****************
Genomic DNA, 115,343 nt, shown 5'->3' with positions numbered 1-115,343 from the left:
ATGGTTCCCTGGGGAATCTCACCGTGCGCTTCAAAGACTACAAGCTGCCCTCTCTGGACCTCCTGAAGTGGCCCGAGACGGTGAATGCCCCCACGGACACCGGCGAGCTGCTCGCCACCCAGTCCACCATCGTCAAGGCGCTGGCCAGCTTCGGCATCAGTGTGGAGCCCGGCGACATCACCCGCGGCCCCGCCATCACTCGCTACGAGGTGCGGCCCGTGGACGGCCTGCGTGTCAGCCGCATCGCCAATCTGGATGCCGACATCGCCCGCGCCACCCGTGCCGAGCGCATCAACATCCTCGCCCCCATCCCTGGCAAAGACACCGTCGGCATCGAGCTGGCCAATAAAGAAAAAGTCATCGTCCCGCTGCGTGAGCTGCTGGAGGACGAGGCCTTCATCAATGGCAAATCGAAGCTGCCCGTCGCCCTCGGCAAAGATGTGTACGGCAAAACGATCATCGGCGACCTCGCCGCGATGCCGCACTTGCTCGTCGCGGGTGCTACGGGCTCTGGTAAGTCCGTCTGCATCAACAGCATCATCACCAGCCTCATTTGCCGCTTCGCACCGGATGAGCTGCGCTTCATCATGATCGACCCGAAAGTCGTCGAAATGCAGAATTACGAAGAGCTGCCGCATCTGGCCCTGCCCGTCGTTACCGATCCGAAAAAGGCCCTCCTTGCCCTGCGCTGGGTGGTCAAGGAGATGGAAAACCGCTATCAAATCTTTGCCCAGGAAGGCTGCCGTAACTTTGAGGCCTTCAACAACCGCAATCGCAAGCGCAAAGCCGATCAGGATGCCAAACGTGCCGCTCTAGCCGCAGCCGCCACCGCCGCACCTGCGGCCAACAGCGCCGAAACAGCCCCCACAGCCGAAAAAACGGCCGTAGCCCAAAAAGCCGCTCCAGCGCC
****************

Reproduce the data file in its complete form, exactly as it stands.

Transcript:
Genomic DNA, 115,343 nt, shown 5'->3' with positions numbered 1-115,343 from the left:
ATGGTTCCCTGGGGAATCTCACCGTGCGCTTCAAAGACTACAAGCTGCCCTCTCTGGACCTCCTGAAGTGGCCCGAGACGGTGAATGCCCCCACGGACACCGGCGAGCTGCTCGCCACCCAGTCCACCATCGTCAAGGCGCTGGCCAGCTTCGGCATCAGTGTGGAGCCCGGCGACATCACCCGCGGCCCCGCCATCACTCGCTACGAGGTGCGGCCCGTGGACGGCCTGCGTGTCAGCCGCATCGCCAATCTGGATGCCGACATCGCCCGCGCCACCCGTGCCGAGCGCATCAACATCCTCGCCCCCATCCCTGGCAAAGACACCGTCGGCATCGAGCTGGCCAATAAAGAAAAAGTCATCGTCCCGCTGCGTGAGCTGCTGGAGGACGAGGCCTTCATCAATGGCAAATCGAAGCTGCCCGTCGCCCTCGGCAAAGATGTGTACGGCAAAACGATCATCGGCGACCTCGCCGCGATGCCGCACTTGCTCGTCGCGGGTGCTACGGGCTCTGGTAAGTCCGTCTGCATCAACAGCATCATCACCAGCCTCATTTGCCGCTTCGCACCGGATGAGCTGCGCTTCATCATGATCGACCCGAAAGTCGTCGAAATGCAGAATTACGAAGAGCTGCCGCATCTGGCCCTGCCCGTCGTTACCGATCCGAAAAAGGCCCTCCTTGCCCTGCGCTGGGTGGTCAAGGAGATGGAAAACCGCTATCAAATCTTTGCCCAGGAAGGCTGCCGTAACTTTGAGGCCTTCAACAACCGCAATCGCAAGCGCAAAGCCGATCAGGATGCCAAACGTGCCGCTCTAGCCGCAGCCGCCACCGCCGCACCTGCGGCCAACAGCGCCGAAACAGCCCCCACAGCCGAAAAAACGGCCGTAGCCCAAAAAGCCGCTCCAGCGCC